If it is too late to add an SBS stop at Avenue R, a likely assumption would be that it is also too late to change the route as I recommended back in 2011. I suggested that the southern portion of the B44 SBS terminate off-route at the Sheepshead Bay station instead of at Knapp Street and Voorhies Avenue, using Avenue Z to get to the station supplementing B36 service.

Whether you agree with me or not is not really important now. What is important is that I received assurances from the MTA Project Director Ted Orosz at the last B44 SBS Workshop that he would investigate my suggestion and get back to me in three months. He also stated that if they agreed that it was feasible to do, and it was something the community wanted, they would change their plans. He never investigated it, nor got back to me as promised.

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MTA New York City Transit employees load subway cars onto flatbed trucks for transportation to the Rockaway Peninsula. Source: MTAPhotos / Flickr

THE COMMUTE: In Part 1, I discussed the various Select Bus Service corridors presently in operation and how their success or lack thereof has not been adequately measured. In Part 2, I mentioned one corridor — Flatlands Avenue / Avenue P — that has not been selected where I believe there is significant potential for it to work well. I also discussed other corridors where it will just be a poor substitute for needed rail lines.

This is not a series against SBS. It works on Fordham Road, may work on Hylan Boulevard after it is fully implemented, and would work, if implemented where it is needed, on Flatlands Avenue. In Manhattan, the reaction has been mixed. It will not work well when not implemented in conjunction with necessary local bus reroutings. In the Nostrand Avenue corridor, the B44 SBS will result in a glut of unnecessary bus service on Rogers Avenue.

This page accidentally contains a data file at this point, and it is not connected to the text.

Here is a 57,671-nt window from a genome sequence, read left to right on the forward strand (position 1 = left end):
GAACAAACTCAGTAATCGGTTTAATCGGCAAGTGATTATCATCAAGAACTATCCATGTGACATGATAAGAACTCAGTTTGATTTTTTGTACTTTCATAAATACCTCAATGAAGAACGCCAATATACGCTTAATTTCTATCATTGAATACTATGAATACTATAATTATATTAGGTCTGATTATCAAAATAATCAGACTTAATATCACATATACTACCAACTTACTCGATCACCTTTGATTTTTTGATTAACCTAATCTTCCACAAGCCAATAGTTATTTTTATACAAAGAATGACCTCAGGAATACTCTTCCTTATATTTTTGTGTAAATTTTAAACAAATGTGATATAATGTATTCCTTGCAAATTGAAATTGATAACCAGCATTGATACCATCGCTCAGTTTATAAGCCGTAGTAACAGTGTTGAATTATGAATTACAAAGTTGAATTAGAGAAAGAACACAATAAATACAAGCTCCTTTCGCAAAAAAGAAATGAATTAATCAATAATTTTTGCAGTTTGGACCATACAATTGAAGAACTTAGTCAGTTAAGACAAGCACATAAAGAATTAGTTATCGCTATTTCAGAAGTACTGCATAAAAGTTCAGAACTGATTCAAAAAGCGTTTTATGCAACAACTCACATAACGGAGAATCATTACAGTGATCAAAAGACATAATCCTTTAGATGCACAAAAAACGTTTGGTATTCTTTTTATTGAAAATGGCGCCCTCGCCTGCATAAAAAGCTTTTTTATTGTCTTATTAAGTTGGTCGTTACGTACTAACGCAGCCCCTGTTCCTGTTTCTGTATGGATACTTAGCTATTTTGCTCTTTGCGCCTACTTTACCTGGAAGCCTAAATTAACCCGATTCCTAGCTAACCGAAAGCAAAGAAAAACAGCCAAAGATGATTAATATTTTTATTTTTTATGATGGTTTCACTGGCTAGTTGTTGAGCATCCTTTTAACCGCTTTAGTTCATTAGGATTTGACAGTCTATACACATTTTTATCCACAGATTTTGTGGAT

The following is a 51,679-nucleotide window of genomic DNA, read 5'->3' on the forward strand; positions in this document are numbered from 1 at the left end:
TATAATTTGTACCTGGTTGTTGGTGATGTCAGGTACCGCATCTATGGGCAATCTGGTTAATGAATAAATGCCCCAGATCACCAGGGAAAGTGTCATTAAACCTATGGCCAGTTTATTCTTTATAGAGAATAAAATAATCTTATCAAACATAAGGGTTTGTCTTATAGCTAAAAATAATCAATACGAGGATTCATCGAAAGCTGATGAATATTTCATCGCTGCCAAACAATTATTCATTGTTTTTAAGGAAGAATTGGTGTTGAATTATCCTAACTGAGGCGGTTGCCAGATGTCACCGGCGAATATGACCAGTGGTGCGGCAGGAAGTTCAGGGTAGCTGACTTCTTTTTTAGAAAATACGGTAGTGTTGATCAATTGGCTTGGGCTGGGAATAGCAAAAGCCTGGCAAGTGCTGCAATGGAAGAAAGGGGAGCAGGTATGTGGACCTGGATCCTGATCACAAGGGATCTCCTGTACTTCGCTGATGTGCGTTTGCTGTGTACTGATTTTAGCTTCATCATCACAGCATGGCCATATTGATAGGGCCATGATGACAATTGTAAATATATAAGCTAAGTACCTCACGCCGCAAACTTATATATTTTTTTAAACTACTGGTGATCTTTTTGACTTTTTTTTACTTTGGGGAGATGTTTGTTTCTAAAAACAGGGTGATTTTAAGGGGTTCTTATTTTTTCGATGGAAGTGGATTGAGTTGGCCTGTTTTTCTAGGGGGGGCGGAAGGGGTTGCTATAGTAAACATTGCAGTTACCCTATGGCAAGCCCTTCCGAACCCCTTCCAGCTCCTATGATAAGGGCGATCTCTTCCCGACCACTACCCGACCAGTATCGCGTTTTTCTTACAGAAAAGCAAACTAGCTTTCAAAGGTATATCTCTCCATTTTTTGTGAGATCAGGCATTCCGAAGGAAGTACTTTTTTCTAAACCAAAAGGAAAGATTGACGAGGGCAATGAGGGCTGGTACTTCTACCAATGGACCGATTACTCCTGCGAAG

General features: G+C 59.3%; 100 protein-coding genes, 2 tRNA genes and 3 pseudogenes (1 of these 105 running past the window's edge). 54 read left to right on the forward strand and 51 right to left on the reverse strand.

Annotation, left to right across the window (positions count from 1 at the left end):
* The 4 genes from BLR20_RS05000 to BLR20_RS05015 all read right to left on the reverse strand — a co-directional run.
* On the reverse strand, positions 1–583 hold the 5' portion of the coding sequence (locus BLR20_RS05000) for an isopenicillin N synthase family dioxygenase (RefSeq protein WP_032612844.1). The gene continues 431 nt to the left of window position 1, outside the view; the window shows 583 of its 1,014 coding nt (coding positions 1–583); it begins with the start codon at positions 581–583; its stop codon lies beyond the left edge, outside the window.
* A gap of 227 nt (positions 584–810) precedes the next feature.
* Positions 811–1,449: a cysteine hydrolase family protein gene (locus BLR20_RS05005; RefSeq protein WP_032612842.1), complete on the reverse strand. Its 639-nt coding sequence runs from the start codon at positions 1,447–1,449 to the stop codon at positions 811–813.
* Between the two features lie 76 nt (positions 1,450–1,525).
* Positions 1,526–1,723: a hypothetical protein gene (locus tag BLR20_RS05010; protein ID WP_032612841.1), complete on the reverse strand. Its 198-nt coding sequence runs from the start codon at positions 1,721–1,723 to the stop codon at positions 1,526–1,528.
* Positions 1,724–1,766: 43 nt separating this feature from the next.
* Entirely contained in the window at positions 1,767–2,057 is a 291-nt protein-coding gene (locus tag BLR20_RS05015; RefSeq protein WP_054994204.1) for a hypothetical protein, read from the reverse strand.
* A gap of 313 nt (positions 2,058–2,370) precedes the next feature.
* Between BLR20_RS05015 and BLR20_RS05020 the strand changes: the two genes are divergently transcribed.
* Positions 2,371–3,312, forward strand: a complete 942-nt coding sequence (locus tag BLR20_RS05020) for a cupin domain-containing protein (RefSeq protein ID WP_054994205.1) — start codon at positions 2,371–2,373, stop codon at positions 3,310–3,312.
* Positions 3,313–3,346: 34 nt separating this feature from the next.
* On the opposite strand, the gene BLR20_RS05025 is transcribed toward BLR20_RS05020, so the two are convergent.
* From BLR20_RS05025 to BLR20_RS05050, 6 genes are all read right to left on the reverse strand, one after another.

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Democracy was in action at Sheepshead Bites’ Transit Town Hall last year, where the B4 and SBS were discussed. Unfortunately, this doesn’t happen every day. (Photo by Erica Sherman)

THE COMMUTE: In Part 1, I discussed what is wrong with Select Bus Service (SBS). Other than the case of Merrick Boulevard in Queens where it was defeated, SBS is being forced down our throats, whether we want it or not. As I stated last week, SBS has its place as part of a total transportation strategy, which includes the construction of new rapid transit lines and restructuring the bus system to make it more effective, neither of which the MTA is doing.

Restoring a few bus lines, adding a few new ones, and creating some SBS corridors is not a transportation strategy for future generations, nor does the overly expensive and prolonged construction of East Side Access and Fulton Transit Center — which will benefit a very small percentage of city residents and even fewer Brooklynites — encompass all needs. The MTA has stated in the past that until those projects and the Second Avenue Subway are completed, there will be no other major mass transit capital expenditures for system expansion. In other words, no new mass transit lines anywhere.